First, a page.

Dealing with Problems: Personal Responsibility in School (page 2)
When some students miss class or turn in an assignment late (or not at all), they may think ignoring the problem or pretending there isn’t a problem will make it go away. One of the things you learn throughout school, though, is how to take responsibility for your actions (or lack of actions). The following sections cover how to handle common problems such as missing a class, a homework assignment, a test, or other work.
Miss a Class
If you miss a class, first explain to the instructor why you were absent. Most instructors are understanding if you have a valid reason for missing class (such as you were sick), but don’t assume the instructor knows why you missed class. On your first day back (or even before you return, if you can e-mail or leave a phone message), make sure your instructor knows why you missed class.
Next, find out from your instructor what happened during the class. While you shouldn’t expect your instructor to redo the class just for you, he should be able to tell you what class activities you missed (lecture? group discussion? quiz? test? worksheet?). The instructor may also be able to provide you with any handouts and assignments given during the class. If not, ask another student and make copies.
When you know what you’ve missed, you can seek to catch up by completing the appropriate worksheets by borrowing notes from a classmate if the instructor gave a lecture the day you were gone, by scheduling a retake of the quiz (if allowed), and so on.
Let your instructor know that you’re interested in making up the work and turn in the missing work as soon as possible. This shows responsibility on your part. For some class activities and assignments, you may not be allowed to turn in the work late. For example, your instructor may not allow makeup quizzes. If not, you have to suffer the consequences of receiving a 0 or F for that assignment.
Miss a Test
If you miss a test, make arrangements immediately to take the test. Like missing a regular class, make sure your instructor understands why you missed class (especially if you had a valid reason and weren’t just skipping school that day). Be prepared to take the test your first day back, even if you were sick the day the test was given.
Your makeup exam is important, so you need to know exactly when the instructor plans to give the makeup. For example, do you need to take the makeup exam the day you return to school? If so, get any study materials you need from school and study from home. If you missed a study session, ask a classmate to borrow his or her notes. If the instructor schedules the makeup test later (not your first day back), be prepared and don’t put off or reschedule the exam. Get it done as soon as possible so that the information is fresh in your mind.
Miss a Deadline or Assignment Date
For homework and other assignments, check with your instructor about the requirements and any penalties for late work. If you just forgot to do the homework, your instructor may not be as forgiving as if you were out sick with strep throat. Even then, some instructors don’t allow missed assignments to be turned in late.
The grade or points for homework may be lessened for late assignments. That doesn’t mean that you just shouldn’t do the work, however. Your instructor will appreciate your commitment to doing your work, even if it is late and you’re docked a grade.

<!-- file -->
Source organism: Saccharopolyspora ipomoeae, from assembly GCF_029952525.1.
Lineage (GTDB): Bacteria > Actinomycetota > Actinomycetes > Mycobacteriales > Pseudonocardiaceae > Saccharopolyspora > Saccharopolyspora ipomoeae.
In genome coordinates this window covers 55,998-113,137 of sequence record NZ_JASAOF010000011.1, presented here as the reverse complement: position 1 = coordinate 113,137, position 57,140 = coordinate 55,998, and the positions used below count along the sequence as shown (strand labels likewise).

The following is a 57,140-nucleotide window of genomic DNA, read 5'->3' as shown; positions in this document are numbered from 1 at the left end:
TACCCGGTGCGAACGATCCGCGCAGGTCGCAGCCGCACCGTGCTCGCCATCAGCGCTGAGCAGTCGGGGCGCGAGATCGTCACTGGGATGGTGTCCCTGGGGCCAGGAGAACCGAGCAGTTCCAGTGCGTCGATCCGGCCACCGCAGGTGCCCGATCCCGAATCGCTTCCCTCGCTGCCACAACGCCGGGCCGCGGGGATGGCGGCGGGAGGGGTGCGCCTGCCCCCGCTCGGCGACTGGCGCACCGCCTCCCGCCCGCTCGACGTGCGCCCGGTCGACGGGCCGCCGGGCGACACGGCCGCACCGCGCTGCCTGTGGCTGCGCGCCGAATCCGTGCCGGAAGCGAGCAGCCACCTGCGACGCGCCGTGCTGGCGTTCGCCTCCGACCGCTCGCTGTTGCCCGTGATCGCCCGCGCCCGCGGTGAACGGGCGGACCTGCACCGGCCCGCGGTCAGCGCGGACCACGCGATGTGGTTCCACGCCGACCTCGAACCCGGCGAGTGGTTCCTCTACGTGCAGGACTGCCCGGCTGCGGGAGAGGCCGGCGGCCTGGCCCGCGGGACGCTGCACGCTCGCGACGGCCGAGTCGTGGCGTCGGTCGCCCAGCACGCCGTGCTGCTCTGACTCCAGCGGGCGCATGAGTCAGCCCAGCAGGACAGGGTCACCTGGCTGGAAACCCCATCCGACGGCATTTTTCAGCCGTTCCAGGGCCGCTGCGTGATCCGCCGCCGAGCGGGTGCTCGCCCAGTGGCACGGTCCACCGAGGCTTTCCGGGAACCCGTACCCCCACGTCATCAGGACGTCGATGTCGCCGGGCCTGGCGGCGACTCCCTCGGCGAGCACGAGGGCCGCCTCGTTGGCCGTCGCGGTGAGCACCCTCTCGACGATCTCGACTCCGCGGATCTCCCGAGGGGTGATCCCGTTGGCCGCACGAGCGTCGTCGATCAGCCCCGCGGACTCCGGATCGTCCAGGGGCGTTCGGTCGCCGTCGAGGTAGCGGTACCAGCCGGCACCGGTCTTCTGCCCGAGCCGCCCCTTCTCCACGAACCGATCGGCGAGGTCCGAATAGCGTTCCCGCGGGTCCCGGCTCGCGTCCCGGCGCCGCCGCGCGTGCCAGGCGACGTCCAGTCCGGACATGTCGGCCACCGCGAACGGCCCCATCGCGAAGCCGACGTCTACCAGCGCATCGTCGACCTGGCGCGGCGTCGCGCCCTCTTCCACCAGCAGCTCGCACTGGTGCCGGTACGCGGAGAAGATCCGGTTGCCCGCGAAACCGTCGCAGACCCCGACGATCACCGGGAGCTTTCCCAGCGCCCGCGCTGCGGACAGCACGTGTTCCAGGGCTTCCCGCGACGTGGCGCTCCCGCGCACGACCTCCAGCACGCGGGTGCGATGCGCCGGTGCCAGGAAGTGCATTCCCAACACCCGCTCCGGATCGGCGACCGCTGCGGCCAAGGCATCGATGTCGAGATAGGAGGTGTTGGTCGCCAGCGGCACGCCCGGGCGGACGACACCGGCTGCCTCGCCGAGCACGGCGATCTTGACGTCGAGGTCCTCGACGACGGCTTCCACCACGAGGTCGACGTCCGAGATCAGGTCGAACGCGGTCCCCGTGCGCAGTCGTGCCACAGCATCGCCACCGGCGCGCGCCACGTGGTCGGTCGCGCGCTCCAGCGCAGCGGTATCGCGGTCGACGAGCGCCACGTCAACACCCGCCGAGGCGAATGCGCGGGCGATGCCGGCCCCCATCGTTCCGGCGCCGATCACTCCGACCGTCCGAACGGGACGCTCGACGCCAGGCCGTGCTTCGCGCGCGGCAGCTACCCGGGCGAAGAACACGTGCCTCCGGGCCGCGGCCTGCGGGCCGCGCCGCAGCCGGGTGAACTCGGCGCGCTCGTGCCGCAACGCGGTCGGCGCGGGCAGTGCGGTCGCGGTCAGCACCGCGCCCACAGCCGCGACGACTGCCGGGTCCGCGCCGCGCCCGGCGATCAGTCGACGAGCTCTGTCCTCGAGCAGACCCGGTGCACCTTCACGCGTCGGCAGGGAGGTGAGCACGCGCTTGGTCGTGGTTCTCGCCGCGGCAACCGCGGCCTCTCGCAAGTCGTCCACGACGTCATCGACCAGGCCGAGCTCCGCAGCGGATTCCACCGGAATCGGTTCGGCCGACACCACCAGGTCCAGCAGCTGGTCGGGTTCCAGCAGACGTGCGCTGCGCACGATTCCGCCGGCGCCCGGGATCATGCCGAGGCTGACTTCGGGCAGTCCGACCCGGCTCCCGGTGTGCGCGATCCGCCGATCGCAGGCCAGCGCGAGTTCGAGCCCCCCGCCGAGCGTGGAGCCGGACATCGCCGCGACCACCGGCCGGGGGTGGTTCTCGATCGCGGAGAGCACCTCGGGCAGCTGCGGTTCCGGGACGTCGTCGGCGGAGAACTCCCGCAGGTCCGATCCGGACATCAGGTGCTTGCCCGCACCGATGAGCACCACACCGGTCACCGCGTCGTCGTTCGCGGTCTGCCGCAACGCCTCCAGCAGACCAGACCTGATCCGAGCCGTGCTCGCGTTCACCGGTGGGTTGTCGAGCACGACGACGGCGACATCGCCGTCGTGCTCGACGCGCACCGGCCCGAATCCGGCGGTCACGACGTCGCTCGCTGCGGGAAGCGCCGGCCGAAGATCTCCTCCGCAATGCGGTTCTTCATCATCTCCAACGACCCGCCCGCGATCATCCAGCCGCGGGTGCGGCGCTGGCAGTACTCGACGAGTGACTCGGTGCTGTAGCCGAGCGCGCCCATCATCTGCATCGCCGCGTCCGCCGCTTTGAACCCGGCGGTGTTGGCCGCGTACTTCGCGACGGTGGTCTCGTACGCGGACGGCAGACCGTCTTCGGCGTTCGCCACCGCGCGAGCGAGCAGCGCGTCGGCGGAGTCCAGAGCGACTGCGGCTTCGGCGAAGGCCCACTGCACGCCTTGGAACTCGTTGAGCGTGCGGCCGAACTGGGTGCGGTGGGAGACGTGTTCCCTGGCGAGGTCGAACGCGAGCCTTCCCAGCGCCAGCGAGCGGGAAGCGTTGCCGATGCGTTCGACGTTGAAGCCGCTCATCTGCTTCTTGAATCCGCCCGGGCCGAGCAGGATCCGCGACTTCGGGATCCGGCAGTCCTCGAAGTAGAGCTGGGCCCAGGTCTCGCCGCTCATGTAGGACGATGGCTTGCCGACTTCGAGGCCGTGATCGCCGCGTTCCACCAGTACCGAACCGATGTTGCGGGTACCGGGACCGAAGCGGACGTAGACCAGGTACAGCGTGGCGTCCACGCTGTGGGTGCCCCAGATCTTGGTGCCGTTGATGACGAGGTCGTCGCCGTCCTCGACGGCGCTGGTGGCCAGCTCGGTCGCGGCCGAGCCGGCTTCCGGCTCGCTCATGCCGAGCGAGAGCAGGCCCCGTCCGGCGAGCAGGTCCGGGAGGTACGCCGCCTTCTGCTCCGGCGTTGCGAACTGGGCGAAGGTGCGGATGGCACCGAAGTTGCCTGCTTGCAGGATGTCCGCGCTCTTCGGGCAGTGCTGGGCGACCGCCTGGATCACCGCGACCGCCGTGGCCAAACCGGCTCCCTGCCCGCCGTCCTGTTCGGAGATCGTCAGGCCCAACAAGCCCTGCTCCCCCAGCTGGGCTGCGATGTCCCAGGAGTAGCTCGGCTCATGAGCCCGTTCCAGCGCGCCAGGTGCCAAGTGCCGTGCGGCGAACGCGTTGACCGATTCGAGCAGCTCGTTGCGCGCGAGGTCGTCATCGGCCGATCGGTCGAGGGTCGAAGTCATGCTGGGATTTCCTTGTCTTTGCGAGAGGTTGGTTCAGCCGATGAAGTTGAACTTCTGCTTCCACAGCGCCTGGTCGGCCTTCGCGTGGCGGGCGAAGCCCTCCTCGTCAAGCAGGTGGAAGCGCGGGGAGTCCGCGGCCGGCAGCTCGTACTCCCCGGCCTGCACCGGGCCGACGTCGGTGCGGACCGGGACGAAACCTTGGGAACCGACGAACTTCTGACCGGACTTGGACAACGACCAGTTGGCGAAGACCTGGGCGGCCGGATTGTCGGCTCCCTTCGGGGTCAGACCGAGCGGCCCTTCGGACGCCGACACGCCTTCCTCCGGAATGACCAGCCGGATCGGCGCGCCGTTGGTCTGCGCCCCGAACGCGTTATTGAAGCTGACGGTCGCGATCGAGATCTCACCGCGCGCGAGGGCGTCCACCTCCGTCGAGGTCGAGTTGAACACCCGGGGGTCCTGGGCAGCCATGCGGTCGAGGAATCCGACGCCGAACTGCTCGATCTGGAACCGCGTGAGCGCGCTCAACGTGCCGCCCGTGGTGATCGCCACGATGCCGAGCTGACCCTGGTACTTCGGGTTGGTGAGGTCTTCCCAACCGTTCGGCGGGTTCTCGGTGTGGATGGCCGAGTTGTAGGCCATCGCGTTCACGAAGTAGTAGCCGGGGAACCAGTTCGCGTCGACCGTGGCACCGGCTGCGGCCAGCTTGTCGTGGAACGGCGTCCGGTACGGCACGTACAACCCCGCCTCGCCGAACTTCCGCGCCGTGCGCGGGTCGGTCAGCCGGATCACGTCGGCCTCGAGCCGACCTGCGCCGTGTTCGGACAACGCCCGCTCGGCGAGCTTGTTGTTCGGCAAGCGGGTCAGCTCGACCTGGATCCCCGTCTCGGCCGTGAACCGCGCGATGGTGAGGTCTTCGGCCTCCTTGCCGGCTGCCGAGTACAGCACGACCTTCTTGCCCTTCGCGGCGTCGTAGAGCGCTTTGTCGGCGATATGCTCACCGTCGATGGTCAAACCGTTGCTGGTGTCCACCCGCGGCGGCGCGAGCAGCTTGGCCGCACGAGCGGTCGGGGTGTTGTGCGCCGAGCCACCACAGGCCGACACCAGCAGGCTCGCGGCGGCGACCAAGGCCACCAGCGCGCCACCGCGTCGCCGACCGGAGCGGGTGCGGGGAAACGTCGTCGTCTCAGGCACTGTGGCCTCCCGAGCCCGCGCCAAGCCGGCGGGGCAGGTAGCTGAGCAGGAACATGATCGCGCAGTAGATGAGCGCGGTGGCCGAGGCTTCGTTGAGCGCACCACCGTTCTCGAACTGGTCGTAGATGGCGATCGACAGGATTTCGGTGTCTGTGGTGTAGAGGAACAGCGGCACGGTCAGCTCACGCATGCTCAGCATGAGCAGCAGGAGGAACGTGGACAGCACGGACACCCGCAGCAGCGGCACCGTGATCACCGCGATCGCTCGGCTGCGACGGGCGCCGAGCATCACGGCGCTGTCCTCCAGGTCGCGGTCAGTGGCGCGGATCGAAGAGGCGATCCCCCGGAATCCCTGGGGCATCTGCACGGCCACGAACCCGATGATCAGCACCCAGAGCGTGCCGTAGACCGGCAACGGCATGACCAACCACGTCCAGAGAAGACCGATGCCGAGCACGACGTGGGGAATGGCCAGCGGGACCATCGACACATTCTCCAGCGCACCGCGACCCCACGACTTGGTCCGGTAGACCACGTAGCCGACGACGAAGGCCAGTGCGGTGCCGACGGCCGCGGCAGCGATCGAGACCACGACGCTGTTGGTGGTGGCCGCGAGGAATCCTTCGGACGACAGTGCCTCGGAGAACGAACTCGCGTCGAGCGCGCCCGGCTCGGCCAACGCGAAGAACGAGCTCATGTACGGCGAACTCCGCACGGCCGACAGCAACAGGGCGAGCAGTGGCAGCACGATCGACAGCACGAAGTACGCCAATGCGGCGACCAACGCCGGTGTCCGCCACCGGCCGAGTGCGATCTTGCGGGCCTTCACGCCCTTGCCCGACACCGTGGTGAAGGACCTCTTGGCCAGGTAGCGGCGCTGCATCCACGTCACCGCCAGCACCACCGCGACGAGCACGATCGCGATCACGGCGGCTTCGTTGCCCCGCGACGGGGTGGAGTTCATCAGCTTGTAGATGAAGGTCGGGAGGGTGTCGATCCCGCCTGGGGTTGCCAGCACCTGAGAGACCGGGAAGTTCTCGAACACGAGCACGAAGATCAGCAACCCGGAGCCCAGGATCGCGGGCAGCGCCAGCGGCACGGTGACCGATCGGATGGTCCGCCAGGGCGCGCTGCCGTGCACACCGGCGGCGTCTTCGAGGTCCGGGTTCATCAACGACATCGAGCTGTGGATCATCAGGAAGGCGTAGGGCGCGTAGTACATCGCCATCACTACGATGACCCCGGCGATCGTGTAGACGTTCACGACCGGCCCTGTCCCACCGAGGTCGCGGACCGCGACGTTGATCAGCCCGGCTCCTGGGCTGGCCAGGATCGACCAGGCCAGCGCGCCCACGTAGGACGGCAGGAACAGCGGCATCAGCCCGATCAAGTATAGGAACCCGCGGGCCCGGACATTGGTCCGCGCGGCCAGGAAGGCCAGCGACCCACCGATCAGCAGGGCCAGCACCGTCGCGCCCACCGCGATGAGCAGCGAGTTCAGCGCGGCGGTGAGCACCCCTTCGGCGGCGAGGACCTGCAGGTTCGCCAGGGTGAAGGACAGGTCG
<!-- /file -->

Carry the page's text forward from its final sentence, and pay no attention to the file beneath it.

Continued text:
For major assignments, your instructor may build in checkpoints to make sure you’re on track for the assignment. For example, you may have to turn in your topic, and then later, your outline. You may have to show some of the research you’ve done for your assignment as you work toward the deadline. These frequent checks help spot students who are struggling and haven’t started the assignment or are stuck on some part of it.
As soon as you realize that you’re struggling with a major assignment or any milestone for that assignment and may be late, schedule a meeting with your instructor to discuss your progress. Your instructor may be able to give advice to get you back on track. She may be able to help you if, for example, your topic isn’t a good match for the assignment (see Chapter 7). If you’re struggling to find resources, your instructor may be able to suggest sources with information that can help you complete your assignment. If you have trouble getting started, your instructor may have some tips on how to generate ideas and get them down on paper. For the best response from your instructor, however, ask for this help well in advance of your deadline.
In extenuating circumstances, your instructor may even give you an extension. For example, if you were out of school for several weeks with mononucleosis, your instructor may be more lenient in helping you catch up on all the work you missed. If you had a death in the family or some other traumatic event, your instructor is likely to be sympathetic and can help you come up with a reasonable plan to make up the work you missed.
The key is to be honest rather than make excuses or blame your tardiness or lack of preparation on something or someone else. Also, the sooner you alert your instructor to your problems, the better chance you have at getting the help you need.
And finally, the best way to avoid late assignments is to not procrastinate. It’s common for students to put off assignments until the last minute, especially if those assignments are difficult or complex. Try a different approach: Break down big projects into smaller, more manageable steps. As you complete each step, you become more confident, and the work doesn’t seem as overwhelming. Before you know it, your work will be done!
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